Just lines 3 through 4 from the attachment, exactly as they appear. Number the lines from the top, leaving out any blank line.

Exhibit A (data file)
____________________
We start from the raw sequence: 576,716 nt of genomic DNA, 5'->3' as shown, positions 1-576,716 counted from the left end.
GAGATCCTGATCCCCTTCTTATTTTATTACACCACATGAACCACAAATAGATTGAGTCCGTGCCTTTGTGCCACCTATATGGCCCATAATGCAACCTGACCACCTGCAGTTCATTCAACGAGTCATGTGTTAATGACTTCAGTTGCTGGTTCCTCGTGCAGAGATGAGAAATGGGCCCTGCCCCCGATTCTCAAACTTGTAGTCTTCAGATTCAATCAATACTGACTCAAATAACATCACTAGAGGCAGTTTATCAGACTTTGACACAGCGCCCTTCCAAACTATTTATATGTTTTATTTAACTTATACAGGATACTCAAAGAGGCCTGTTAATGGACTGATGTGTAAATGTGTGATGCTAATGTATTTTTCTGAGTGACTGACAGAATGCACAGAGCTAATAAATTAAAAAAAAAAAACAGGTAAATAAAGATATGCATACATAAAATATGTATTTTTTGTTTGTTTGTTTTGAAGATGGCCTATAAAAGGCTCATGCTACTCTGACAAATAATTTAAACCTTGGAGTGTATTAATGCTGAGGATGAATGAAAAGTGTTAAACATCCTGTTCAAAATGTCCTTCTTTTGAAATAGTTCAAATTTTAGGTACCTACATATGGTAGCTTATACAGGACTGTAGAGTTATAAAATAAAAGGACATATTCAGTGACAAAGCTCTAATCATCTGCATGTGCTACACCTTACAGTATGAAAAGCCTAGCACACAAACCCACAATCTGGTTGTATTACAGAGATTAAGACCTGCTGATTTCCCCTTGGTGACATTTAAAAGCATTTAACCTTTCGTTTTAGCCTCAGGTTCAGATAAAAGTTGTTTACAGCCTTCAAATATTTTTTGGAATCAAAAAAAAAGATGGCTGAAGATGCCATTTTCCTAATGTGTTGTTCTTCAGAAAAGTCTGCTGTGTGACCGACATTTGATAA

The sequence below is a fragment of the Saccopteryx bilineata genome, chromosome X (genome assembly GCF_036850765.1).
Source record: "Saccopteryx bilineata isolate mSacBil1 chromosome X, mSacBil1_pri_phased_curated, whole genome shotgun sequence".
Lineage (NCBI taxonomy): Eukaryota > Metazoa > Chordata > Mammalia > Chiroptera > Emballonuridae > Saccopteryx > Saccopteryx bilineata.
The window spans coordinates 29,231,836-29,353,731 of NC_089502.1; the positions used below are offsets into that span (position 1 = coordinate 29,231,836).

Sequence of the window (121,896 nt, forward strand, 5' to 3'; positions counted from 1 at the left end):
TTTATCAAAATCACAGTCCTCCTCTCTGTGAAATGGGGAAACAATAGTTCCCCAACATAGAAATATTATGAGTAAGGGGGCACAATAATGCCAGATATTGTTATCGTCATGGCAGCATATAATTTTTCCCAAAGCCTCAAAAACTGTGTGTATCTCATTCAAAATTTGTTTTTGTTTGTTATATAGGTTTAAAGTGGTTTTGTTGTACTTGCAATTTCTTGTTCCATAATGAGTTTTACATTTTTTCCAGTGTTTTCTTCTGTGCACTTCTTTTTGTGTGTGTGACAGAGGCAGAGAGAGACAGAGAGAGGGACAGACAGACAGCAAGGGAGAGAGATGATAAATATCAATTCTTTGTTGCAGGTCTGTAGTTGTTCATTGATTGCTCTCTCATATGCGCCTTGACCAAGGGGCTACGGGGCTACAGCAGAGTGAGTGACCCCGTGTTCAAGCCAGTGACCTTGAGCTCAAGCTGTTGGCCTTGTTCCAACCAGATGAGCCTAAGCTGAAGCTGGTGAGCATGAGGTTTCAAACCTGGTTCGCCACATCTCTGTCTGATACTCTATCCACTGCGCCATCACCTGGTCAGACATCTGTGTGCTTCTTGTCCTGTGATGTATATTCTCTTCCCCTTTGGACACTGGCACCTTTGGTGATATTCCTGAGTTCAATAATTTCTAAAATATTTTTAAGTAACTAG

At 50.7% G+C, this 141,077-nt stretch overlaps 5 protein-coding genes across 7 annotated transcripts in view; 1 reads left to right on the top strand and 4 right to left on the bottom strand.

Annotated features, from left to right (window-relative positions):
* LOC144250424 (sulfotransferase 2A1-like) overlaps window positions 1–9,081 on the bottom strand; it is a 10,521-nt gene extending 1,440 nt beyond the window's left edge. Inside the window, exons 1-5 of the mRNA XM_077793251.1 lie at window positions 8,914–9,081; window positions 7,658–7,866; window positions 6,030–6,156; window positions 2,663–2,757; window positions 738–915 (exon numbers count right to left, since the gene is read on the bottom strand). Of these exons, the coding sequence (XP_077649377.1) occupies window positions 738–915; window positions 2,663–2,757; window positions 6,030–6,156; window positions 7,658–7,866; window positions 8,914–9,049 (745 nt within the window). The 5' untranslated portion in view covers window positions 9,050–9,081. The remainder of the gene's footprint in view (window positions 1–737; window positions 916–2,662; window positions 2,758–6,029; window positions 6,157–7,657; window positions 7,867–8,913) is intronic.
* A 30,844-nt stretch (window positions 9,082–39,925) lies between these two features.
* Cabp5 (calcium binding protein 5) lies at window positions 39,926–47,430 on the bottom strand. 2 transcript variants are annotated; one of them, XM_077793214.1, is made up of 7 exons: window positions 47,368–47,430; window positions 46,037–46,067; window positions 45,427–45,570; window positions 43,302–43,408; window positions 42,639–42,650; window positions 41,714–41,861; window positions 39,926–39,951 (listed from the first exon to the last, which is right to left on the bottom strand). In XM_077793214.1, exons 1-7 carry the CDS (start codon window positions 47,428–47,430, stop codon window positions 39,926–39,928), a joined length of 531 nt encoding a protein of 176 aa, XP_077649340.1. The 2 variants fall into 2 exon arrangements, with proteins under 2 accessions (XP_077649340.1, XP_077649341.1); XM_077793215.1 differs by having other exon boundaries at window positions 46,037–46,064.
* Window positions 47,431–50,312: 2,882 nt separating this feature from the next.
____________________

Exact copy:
The sequence below is a fragment of the Saccopteryx bilineata genome, chromosome X (genome assembly GCF_036850765.1).
Source record: "Saccopteryx bilineata isolate mSacBil1 chromosome X, mSacBil1_pri_phased_curated, whole genome shotgun sequence".